I searched through NYTimes’ archive of medical / law / finance / congressional / military reform articles looking for pieces that fail to quote a doctor / lawyer / banker / policy-maker / enlisted soldier, and I found zero. Yet, here is an article — printed above the fold on the front page of the Sunday Times — about teachers, teacher evaluation, and education reform that quotes not a single teacher.
While this has been par for the course in policy circles and lesser publications, the perpetuation of this trend in a publication of the Times’ gravitas has become routinely disappointing.
One of the first rules of managing change is to enlist, engage, and involve vested parties, especially those for whom the change impacts the most. A shared vision and buy-in are key to implementation that lasts. However, before either of those can be realized, we must ensure that teachers are actually a part of the visioning and, at a minimum, a part of the conversation.
The Times can be a part of this solution by simply doing what they typically do well: quality journalism. When you write about K-12 education, quote a K-12 educator, just as you do when it comes to other professions.
Individual Tweeter: @EdReformPR — Sarcastic, humorous, clever, and occasionally ridiculous.
Administrator Blog: A Space for Learning by @PamMoran — Intelligent, progressive, steeped in the space between pedagogical theory and practical application.
Best Open PD: Global Education Conference — The global reach connects educators and thinkers from around the world, empowering them through collaboration and networking.
Lifetime Achievement: @DianeRavitch — Having dedicated enough time to education to see the fruits of her efforts and then to have the courage to stand against the very reforms she championed has made her a model for reflective learning. Her work continues to influence on a broad scale.
Free Web Tool: Learner Sketch Tool — Empowering learners of all ages to better understand and leverage their own learner profiles to meet their goals. Increases metacognition and gives teachers and students a starting point for dialoguing about authentic personalized learning.
Let’s just be clear for a second: Millions of children living below the poverty line have NO access to quality early childcare to nurture their minds. They enter school already well behind their more affluent peers.
That deficit is minimized (not solved, just lessened) by the quality of PBS programming, Sesame Street as the flagship. You can’t talk equal access to education (and by proxy equity and equality — read as social justice) without addressing this key Experience Gap.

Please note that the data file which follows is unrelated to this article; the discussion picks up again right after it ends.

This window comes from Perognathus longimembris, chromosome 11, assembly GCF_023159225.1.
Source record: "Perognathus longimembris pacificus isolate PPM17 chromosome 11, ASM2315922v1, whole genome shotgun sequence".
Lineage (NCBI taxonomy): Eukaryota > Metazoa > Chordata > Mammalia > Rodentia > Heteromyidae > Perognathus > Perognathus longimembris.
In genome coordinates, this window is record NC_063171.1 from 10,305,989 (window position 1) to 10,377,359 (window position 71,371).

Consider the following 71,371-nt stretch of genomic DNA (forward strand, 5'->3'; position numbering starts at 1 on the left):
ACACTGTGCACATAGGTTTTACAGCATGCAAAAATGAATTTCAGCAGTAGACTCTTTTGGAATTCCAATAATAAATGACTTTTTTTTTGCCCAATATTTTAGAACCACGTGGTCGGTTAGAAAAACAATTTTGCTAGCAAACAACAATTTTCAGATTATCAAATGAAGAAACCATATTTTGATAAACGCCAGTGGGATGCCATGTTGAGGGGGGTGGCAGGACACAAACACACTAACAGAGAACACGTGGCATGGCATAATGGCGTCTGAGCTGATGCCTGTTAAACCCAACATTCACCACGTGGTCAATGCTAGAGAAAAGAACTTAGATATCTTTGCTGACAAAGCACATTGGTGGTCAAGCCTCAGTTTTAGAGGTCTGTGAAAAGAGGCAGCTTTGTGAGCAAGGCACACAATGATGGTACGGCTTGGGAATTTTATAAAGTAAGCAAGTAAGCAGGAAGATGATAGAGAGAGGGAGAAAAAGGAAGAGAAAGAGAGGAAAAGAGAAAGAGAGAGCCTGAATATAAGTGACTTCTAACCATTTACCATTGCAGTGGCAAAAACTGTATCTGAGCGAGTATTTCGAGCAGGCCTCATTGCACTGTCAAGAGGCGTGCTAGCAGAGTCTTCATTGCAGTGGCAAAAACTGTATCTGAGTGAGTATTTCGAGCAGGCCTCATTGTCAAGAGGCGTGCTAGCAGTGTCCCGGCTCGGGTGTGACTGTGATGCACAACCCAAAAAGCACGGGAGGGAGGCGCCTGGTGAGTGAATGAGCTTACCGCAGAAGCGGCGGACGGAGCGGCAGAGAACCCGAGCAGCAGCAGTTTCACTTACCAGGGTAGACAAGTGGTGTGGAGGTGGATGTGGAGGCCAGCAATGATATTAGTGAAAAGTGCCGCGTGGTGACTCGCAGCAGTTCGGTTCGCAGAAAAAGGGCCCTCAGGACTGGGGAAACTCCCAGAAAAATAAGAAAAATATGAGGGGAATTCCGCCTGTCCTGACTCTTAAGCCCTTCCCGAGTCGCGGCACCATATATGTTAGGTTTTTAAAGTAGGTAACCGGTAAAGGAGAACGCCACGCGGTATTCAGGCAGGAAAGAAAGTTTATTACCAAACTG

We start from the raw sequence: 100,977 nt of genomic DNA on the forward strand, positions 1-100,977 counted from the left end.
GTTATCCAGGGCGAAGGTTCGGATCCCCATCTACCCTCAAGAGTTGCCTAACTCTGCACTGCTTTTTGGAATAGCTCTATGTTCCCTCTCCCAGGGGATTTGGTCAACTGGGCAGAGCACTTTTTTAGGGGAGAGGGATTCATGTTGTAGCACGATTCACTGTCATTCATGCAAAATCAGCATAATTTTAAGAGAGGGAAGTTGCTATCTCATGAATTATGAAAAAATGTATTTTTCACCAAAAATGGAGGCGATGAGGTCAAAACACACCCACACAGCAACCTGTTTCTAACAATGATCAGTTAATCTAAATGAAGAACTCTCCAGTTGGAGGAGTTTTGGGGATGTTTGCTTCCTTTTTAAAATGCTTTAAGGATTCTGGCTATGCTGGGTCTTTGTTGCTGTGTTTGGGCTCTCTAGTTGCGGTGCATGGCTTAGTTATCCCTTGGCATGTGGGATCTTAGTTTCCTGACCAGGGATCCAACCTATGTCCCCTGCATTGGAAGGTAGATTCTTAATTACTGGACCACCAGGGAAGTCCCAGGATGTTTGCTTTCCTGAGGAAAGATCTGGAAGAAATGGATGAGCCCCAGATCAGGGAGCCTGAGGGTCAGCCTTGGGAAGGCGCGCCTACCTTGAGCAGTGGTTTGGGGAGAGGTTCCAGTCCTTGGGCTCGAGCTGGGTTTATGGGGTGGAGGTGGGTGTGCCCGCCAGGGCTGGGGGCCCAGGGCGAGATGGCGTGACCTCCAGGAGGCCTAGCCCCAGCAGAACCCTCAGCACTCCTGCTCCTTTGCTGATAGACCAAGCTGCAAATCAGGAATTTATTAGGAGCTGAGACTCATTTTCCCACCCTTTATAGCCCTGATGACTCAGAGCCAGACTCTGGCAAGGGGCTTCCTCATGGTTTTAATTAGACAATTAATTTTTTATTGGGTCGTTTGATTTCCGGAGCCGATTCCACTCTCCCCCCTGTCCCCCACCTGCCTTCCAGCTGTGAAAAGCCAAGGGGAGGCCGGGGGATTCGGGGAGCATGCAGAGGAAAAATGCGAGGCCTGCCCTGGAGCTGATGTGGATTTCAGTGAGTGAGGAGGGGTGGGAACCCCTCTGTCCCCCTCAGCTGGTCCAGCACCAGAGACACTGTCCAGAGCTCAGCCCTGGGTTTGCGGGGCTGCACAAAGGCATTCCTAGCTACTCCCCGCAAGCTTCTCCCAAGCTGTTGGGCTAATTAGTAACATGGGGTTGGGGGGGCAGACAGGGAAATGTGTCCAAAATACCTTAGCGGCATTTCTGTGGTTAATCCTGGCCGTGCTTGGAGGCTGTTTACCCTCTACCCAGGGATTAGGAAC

Cutting PBS is paramount to cutting the lifeline to some meager amount of early childhood education for millions of impoverished children across this nation of ours. At a scant 0.012% of the federal budget, it is well worth the cost. We should be outraged at the hypocrisy of anyone talking about education without acknowledging the vital importance of the earliest years.
PBS is working to fill that gap. What are we doing?
You may have noticed the fine mane of manliness growing upon my upper lip and down my cheeks - my Mo, as the mustache is affectionately called in Australia. (If not, I’ve included two images from Day 25 for your amusement.)
Why, might you ask, have I, along with two buddies, taken my ordinary face and turned it into something extraordinarily *manly* and ruggedly ridiculous? I’m glad you asked.
To change the face of men’s health — specifically to raise awareness about men’s health issues and to raise money to fight cancers that affect men. Just as the pink ribbon has raised awareness about breast cancer, the Movember mustache promotes healthy living among us men — to help us fight back against something that has affected us all.
We all know people we care deeply about who have fought or are fighting cancer. As a result, we’ve all felt the same helplessness watching people we love struggle against a shapeless and relentless foe. Now, with mustache on face, I can do my part, however small (and comical), to fight back. My MOtivation this year is my Uncle Al, who used to rock a sweet horseshoe Mo back in the day.
This Movember over 1 million mo-bro’s and mo-sista’s are participating around the globe! (The sisters are participating in support — most are not actually taking part in the hair growth, I hope.)
You can help us kick cancer where it kicks men by donating to our team Mo Space page (TallyMo). Proceeds benefit Livestrong Foundation (Lance Armstrong’s cancer fighting foundation) & Prostate Cancer Foundation. (This link will take you directly to my donations page and this link will take you to the team’s donation page.)